What is a Factory Farm?

A Farmer’s perspective by Katharine Nye: Utah State University Dairy Science & Agricultural Leadership Student. 

Factory farms.  Just those two little words elicit such strong emotions in us, and depending on your perspective, those emotions might be a little bit different.  For some, it might evoke images of confined animals or automated milking machines being attached to cows.  For me, those words are a call to action – a call to share knowledge, perspective, and experience, to talk with people about what life is really like in large-production agriculture.  You see, I am a 5th generation dairy farmer, and I grew up on a 3,000 cow dairy farm.  I’ve been told that my family runs a factory farm, that with such large numbers of cows, it’s impossible to be a family farm.  Did I mention, I’m the 5th generation? Yes, we’ve grown quite a bit since my great-great grandfather started out in a small barn in New England with 4 Guernsey cows.  Growing our herd has meant that more of my family can stay on the farm – often larger operations can support the livelihood of more family members. It has also allowed us to take advantage of advancements in farm technology, monitoring devices, milking equipment, and barn design to improved cow health and longevity as well as our farm’s sustainability.

Katharine Nye

Katharine Nye

According to the National Agriculture Statistics Service, more than 98% of United States farms are family owned. Corporation-owned farms make up less than two percent of the farming landscape in our country.  Just because a farm is big, doesn’t mean that the people who run it don’t care.  In fact, it’s in our very best interest to make sure that the animals in our charge are treated like kings, because unhappy animals don’t produce well.  A cow who is sick can’t make milk.  If my cows were cramped and not fed very well, they wouldn’t make milk, and my family’s livelihood would go down the drain.

But it’s not just about the money.  We genuinely care for our cows.  We like the lifestyle of dairy farming, and we find joy from having happy, healthy cows.  Cows are fun, and we enjoy being around them.  My cows have more people taking care of them than I do.  They have a nutritionist, a hoof care specialist (yes, our cows get pedicures!) two veterinarians, and a team of 6 people to make sure their corrals are clean, dry and fluffy every single day.  Then there’s my family and our employees.  We ensure that the cows are fed a balanced ration twice per day, that they are milked with care, and that they are monitored daily to make sure that no one is sick. In our pregnancy pen, the cows are checked on every half hour to ensure that no new mamas are having problems.  If our cows do get sick, they go to our hospital barn, where they can rest and recover before rejoining the main herd.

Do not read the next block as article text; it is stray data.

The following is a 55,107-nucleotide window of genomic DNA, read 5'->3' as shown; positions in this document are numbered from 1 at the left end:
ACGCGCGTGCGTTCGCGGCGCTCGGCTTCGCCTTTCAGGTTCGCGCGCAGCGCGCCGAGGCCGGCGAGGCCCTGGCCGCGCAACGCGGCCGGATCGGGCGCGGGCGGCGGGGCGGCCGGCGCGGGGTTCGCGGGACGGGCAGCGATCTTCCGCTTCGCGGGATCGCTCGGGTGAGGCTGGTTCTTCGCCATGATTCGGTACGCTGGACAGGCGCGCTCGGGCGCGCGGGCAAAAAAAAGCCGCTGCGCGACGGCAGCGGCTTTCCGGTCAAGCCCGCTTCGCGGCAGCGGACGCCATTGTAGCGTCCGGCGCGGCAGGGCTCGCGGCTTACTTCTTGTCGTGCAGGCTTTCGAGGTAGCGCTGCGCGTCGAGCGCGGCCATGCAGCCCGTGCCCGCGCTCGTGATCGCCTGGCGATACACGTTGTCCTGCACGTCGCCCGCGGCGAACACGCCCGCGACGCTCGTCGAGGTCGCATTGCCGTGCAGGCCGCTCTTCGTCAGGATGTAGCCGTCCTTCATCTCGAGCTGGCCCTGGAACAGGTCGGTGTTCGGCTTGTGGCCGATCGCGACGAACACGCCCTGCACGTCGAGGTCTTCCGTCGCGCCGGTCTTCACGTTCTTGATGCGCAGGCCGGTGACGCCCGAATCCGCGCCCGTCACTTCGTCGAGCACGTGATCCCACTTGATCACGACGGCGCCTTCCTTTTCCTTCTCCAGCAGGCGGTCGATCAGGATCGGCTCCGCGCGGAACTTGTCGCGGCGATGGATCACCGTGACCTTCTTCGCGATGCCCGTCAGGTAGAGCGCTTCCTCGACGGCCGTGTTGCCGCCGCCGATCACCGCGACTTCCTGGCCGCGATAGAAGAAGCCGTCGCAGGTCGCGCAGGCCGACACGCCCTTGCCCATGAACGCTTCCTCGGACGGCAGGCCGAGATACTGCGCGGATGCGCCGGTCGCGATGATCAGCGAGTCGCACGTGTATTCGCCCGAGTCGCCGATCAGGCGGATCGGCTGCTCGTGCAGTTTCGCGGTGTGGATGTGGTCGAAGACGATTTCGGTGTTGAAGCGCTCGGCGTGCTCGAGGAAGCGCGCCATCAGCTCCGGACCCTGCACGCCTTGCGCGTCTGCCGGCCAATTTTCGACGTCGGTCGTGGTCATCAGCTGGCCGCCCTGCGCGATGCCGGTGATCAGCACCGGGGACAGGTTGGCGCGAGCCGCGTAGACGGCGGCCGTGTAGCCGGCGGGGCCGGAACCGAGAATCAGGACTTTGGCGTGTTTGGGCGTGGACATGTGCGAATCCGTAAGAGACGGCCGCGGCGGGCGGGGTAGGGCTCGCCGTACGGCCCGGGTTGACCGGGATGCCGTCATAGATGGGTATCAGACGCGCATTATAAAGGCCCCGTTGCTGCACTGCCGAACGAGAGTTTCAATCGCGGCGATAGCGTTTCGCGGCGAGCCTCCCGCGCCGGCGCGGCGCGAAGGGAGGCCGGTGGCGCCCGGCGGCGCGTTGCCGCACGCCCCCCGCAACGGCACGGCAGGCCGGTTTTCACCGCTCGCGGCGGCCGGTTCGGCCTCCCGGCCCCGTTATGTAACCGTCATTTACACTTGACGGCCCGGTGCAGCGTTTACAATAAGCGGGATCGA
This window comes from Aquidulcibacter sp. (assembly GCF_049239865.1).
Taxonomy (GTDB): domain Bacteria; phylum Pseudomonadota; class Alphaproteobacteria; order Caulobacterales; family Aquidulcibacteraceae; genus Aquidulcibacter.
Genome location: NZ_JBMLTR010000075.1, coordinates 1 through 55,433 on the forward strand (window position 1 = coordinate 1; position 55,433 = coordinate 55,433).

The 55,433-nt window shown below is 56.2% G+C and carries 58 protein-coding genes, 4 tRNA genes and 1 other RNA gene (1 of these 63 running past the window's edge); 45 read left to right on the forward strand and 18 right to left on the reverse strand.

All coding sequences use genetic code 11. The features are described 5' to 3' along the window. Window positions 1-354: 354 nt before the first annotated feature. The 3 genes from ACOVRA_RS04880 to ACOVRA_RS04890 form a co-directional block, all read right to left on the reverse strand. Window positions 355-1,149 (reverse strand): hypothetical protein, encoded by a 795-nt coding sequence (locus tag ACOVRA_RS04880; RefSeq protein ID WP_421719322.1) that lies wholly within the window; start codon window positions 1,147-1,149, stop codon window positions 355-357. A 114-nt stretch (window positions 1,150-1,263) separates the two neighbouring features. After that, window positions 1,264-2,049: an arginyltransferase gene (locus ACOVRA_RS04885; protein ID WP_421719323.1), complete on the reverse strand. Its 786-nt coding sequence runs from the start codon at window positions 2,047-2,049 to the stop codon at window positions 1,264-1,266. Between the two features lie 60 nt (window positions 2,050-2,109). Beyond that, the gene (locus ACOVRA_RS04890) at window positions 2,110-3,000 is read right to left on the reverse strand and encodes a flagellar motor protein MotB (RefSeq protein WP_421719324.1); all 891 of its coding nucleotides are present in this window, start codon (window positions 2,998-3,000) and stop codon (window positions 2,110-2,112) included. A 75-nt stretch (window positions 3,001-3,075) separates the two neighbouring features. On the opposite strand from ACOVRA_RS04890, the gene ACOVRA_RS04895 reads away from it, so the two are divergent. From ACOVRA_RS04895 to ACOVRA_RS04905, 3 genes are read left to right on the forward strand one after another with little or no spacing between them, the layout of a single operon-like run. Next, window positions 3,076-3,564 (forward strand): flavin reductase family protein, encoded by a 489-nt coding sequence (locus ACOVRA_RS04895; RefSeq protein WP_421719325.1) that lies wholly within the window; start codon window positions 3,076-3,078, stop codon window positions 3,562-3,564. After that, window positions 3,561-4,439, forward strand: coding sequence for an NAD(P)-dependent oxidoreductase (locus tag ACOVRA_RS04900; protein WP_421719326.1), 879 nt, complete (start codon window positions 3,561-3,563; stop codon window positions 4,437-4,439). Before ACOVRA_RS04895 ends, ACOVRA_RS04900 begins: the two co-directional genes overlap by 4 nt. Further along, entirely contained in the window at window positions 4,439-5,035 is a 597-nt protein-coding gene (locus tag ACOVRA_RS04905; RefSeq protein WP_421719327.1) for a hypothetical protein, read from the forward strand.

Mountain View Dairy

Mountain View Dairy

It takes a lot of people and a lot of coordination to care for 3,000 cows. Each and every single person on my dairy wants to be there.  You have to want to, because the patience and time isn’t always easy to give.  But we do, because we care, it is what my family has wanted for 5 generations. Dairy farming is about caring for the cows and building their trust in me.  It is about creating a sustainable livelihood that is good for our cows, our family, and our community.  Most especially, it’s about making sure that you, my customer, has the safest and tastiest milk that we can possibly provide.

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    Margo Scott

    I read in another blog article by John Nye, that he and his family had been in the dairy business for just over 30 years – it seems astonishing that the Nyes have produced 5 generations within that time!!

    March 6, 2014 at 11:51 am

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